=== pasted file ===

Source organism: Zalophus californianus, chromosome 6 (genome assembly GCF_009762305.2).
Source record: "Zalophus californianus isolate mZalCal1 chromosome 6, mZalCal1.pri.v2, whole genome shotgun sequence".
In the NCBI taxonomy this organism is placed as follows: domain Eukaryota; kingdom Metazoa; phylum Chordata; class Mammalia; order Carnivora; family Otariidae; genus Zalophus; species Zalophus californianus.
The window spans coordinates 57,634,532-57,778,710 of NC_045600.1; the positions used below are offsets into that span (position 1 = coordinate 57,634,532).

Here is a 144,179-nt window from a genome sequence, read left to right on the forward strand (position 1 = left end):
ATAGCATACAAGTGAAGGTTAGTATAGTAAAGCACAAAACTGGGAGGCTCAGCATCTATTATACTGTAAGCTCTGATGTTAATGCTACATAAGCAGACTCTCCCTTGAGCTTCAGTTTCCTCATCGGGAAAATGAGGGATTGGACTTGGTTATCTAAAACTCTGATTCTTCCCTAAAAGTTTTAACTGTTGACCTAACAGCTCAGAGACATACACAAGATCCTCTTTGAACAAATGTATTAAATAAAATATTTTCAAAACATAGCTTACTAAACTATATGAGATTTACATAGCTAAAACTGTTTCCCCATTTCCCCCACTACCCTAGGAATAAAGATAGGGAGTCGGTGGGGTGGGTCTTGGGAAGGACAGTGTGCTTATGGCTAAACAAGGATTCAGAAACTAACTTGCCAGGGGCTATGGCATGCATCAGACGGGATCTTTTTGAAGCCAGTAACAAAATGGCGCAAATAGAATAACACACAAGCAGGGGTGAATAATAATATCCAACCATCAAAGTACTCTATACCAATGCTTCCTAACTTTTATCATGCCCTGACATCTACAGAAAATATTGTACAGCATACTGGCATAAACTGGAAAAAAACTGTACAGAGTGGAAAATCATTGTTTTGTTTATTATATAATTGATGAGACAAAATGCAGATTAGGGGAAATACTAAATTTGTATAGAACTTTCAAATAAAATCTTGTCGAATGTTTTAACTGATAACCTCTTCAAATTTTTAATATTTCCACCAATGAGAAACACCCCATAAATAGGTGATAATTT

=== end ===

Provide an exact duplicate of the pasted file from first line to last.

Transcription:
Source organism: Zalophus californianus, chromosome 6 (genome assembly GCF_009762305.2).
Source record: "Zalophus californianus isolate mZalCal1 chromosome 6, mZalCal1.pri.v2, whole genome shotgun sequence".
In the NCBI taxonomy this organism is placed as follows: domain Eukaryota; kingdom Metazoa; phylum Chordata; class Mammalia; order Carnivora; family Otariidae; genus Zalophus; species Zalophus californianus.
The window spans coordinates 57,634,532-57,778,710 of NC_045600.1; the positions used below are offsets into that span (position 1 = coordinate 57,634,532).

Here is a 144,179-nt window from a genome sequence, read left to right on the forward strand (position 1 = left end):
ATAGCATACAAGTGAAGGTTAGTATAGTAAAGCACAAAACTGGGAGGCTCAGCATCTATTATACTGTAAGCTCTGATGTTAATGCTACATAAGCAGACTCTCCCTTGAGCTTCAGTTTCCTCATCGGGAAAATGAGGGATTGGACTTGGTTATCTAAAACTCTGATTCTTCCCTAAAAGTTTTAACTGTTGACCTAACAGCTCAGAGACATACACAAGATCCTCTTTGAACAAATGTATTAAATAAAATATTTTCAAAACATAGCTTACTAAACTATATGAGATTTACATAGCTAAAACTGTTTCCCCATTTCCCCCACTACCCTAGGAATAAAGATAGGGAGTCGGTGGGGTGGGTCTTGGGAAGGACAGTGTGCTTATGGCTAAACAAGGATTCAGAAACTAACTTGCCAGGGGCTATGGCATGCATCAGACGGGATCTTTTTGAAGCCAGTAACAAAATGGCGCAAATAGAATAACACACAAGCAGGGGTGAATAATAATATCCAACCATCAAAGTACTCTATACCAATGCTTCCTAACTTTTATCATGCCCTGACATCTACAGAAAATATTGTACAGCATACTGGCATAAACTGGAAAAAAACTGTACAGAGTGGAAAATCATTGTTTTGTTTATTATATAATTGATGAGACAAAATGCAGATTAGGGGAAATACTAAATTTGTATAGAACTTTCAAATAAAATCTTGTCGAATGTTTTAACTGATAACCTCTTCAAATTTTTAATATTTCCACCAATGAGAAACACCCCATAAATAGGTGATAATTT